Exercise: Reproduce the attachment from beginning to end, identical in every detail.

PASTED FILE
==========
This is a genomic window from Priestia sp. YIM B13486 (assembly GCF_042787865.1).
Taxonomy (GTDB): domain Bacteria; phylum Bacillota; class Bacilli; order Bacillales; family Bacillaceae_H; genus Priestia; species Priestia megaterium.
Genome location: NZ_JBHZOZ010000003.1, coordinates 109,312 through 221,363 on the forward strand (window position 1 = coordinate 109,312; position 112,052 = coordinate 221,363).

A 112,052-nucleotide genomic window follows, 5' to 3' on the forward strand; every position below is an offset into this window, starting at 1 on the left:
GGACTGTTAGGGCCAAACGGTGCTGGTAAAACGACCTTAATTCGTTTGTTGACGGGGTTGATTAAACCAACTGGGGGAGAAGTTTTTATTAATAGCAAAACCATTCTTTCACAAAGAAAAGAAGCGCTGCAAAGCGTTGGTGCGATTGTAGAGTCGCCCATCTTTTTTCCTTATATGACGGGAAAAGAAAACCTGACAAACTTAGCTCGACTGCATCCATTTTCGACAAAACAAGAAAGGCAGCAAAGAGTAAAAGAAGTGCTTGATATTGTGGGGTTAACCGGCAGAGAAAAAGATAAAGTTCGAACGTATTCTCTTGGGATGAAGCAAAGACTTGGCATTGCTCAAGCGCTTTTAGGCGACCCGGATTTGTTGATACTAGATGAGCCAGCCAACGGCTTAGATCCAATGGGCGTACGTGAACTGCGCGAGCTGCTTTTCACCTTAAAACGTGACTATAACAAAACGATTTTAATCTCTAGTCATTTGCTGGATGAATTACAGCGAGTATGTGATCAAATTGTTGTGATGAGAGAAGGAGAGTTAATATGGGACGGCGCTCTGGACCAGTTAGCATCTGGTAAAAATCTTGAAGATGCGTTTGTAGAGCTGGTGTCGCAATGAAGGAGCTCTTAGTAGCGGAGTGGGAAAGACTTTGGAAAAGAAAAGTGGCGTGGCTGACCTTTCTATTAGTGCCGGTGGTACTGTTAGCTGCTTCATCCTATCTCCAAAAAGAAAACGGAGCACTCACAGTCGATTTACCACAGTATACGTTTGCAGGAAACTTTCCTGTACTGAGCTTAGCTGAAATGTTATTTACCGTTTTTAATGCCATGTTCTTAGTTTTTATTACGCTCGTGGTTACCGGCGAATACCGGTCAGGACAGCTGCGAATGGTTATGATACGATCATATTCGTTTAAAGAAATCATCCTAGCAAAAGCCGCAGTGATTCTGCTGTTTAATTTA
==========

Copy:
This is a genomic window from Priestia sp. YIM B13486 (assembly GCF_042787865.1).
Taxonomy (GTDB): domain Bacteria; phylum Bacillota; class Bacilli; order Bacillales; family Bacillaceae_H; genus Priestia; species Priestia megaterium.
Genome location: NZ_JBHZOZ010000003.1, coordinates 109,312 through 221,363 on the forward strand (window position 1 = coordinate 109,312; position 112,052 = coordinate 221,363).

A 112,052-nucleotide genomic window follows, 5' to 3' on the forward strand; every position below is an offset into this window, starting at 1 on the left:
GGACTGTTAGGGCCAAACGGTGCTGGTAAAACGACCTTAATTCGTTTGTTGACGGGGTTGATTAAACCAACTGGGGGAGAAGTTTTTATTAATAGCAAAACCATTCTTTCACAAAGAAAAGAAGCGCTGCAAAGCGTTGGTGCGATTGTAGAGTCGCCCATCTTTTTTCCTTATATGACGGGAAAAGAAAACCTGACAAACTTAGCTCGACTGCATCCATTTTCGACAAAACAAGAAAGGCAGCAAAGAGTAAAAGAAGTGCTTGATATTGTGGGGTTAACCGGCAGAGAAAAAGATAAAGTTCGAACGTATTCTCTTGGGATGAAGCAAAGACTTGGCATTGCTCAAGCGCTTTTAGGCGACCCGGATTTGTTGATACTAGATGAGCCAGCCAACGGCTTAGATCCAATGGGCGTACGTGAACTGCGCGAGCTGCTTTTCACCTTAAAACGTGACTATAACAAAACGATTTTAATCTCTAGTCATTTGCTGGATGAATTACAGCGAGTATGTGATCAAATTGTTGTGATGAGAGAAGGAGAGTTAATATGGGACGGCGCTCTGGACCAGTTAGCATCTGGTAAAAATCTTGAAGATGCGTTTGTAGAGCTGGTGTCGCAATGAAGGAGCTCTTAGTAGCGGAGTGGGAAAGACTTTGGAAAAGAAAAGTGGCGTGGCTGACCTTTCTATTAGTGCCGGTGGTACTGTTAGCTGCTTCATCCTATCTCCAAAAAGAAAACGGAGCACTCACAGTCGATTTACCACAGTATACGTTTGCAGGAAACTTTCCTGTACTGAGCTTAGCTGAAATGTTATTTACCGTTTTTAATGCCATGTTCTTAGTTTTTATTACGCTCGTGGTTACCGGCGAATACCGGTCAGGACAGCTGCGAATGGTTATGATACGATCATATTCGTTTAAAGAAATCATCCTAGCAAAAGCCGCAGTGATTCTGCTGTTTAATTTA